British PM Fears Loss of Parliament Seat On the Eve of the UK’s General Election

Konstantinos K
Konstantinos Khttps://substack.com/@polity21hq
Konstantinos is a postgraduate student, researcher, and founder of the Polity21 brand. He specializes in Greek-Turkish relations, conflict and power politics in the Aegean, and the Eastern Mediterranean. His academic and journalistic interests also include Astropolitics, Remote Warfare, and U.S. Grand Strategy.

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British Prime Minister Rishi Sunak is “fearful” of losing his seat and his Yorkshire constituency at tomorrow’s UK general election, according to a report from The Guardian, ahead of a predicted Labour Party landslide.

Projections for the Conservative government’s electoral demise vary widely, from the party winning just 53 seats to up to 150 seats in the new Parliament.

Sunak comfortably won the seat in 2019, holding just over 63 per cent of the total share of votes cast in the then Richmond (Yorks) constituency whose boundaries have since been redrawn, as per this year’s boundary changes.

The new constituency boundaries, introduced by the UK’s non-partisan and independent boundary commissions have been described as “the most radical redrawing of the UK’s electoral map for decades.” Model simulations of the 2019 election results using the updated electoral map suggest that the Conservative Party would have gained a marginally larger majority of seven MPs at the expense of Labour, the Liberal Democrats, and Wales’s Plaid Cymru.

A potential loss of Sunak’s seat to the Labour contender, Tom Wilson, would mark a historical first in British politics, given that no sitting Prime Minister has ever been unseated in a general election.

Sunak’s position has likely been further aggravated in light of his ill-timed departure from this year’s 80th D-Day anniversary to attend an ITV election interview back in the UK. Foreign Minister David Cameron stood in his place at the anniversary’s pinnacle moment attended by world leaders at Omaha Beach, Normandy.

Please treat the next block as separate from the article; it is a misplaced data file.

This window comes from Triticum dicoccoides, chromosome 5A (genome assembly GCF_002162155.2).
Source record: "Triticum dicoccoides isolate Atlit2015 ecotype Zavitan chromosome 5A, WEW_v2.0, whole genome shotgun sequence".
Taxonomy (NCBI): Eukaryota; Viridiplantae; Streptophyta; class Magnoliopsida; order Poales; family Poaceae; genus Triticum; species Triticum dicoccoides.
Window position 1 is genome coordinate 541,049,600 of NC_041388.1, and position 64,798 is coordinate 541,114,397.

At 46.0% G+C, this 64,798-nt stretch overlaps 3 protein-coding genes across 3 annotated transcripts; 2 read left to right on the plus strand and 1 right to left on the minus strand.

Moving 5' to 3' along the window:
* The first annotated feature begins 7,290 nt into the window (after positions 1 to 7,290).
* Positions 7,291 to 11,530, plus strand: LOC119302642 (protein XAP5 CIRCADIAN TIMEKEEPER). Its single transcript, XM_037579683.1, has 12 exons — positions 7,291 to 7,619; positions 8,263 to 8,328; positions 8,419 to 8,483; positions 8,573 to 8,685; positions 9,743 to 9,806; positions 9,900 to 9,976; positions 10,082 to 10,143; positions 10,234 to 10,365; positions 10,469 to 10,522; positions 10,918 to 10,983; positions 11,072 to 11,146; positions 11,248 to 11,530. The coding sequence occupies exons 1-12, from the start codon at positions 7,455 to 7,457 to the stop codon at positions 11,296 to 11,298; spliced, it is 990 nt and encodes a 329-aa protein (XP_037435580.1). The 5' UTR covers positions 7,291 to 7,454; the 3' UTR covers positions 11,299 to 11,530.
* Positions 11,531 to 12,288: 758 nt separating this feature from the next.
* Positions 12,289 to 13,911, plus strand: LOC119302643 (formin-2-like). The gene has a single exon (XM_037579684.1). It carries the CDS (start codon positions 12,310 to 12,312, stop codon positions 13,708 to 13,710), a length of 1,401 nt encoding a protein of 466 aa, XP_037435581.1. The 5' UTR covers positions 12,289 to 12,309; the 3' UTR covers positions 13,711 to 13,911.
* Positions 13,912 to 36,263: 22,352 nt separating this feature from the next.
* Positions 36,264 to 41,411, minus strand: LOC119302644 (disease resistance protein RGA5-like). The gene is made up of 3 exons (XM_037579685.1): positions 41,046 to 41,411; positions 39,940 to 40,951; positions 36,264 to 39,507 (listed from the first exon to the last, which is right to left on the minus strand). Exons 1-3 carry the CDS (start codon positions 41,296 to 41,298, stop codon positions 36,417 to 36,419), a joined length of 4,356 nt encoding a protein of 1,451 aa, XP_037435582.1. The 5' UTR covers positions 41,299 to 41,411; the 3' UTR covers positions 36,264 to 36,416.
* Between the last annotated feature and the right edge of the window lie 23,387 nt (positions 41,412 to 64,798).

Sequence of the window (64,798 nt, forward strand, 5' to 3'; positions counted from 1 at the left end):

This affront could potentially reflect more negatively on voters in the PM’s constituency, which hosts the British Army’s largest garrison in the country. With a razor-thin gap of about 3.5 per cent at the polls between Sunak and Labour’s Wilson, the electoral showdown in Richmond and Northallerton will certainly be one of election night’s most prominent highlights.

Against this backdrop, Mel Stride, a close ally of the Sunak and Secretary of Works and Pensions, stated earlier today that the Tory government is set for a record-breaking defeat of historic proportions.

Stride stressed that Labour’s victory at tomorrow’s elections is inevitable and expressed concern over “an untrammelled Labour party in power,” suggesting that voters need to support Conservative candidates in marginal seats to have a more balanced main opposition in Parliament the day after.

Former Home Secretary, Suella Braverman, echoed a similar message, highlighting the stakes of tomorrow’s vote for the Conservative Party:

“Thursday’s vote is now all about forming a strong enough opposition,” she wrote. “One needs to read the writing on the wall: it’s over, and we need to prepare for the reality and frustration of opposition.”

Labour leader and PM-in-waiting, Keir Starmer, decried Stride’s comments as an attempt at voter suppression:

“You can see what the Tories are up to […] They’re trying to invite people not to exercise their democratic right to go out and vote, trying to dissuade people from voting. That is a terrible place for the Tory party to have got to.”

“A once-respected party is now saying with 24 hours to go nothing that is positive, everything is negative, effectively, to run a campaign to suppress the vote.”

Polling stations will be open from 7:00 a.m. to 10:00 p.m. local time tomorrow. Final results across the UK’s 650 constituencies are projected to be announced at 7:00 a.m. Friday. The Blyth and Arlington constituency will likely be the first to announce their winning candidate at 11:30 p.m., while more results will be coming in overnight.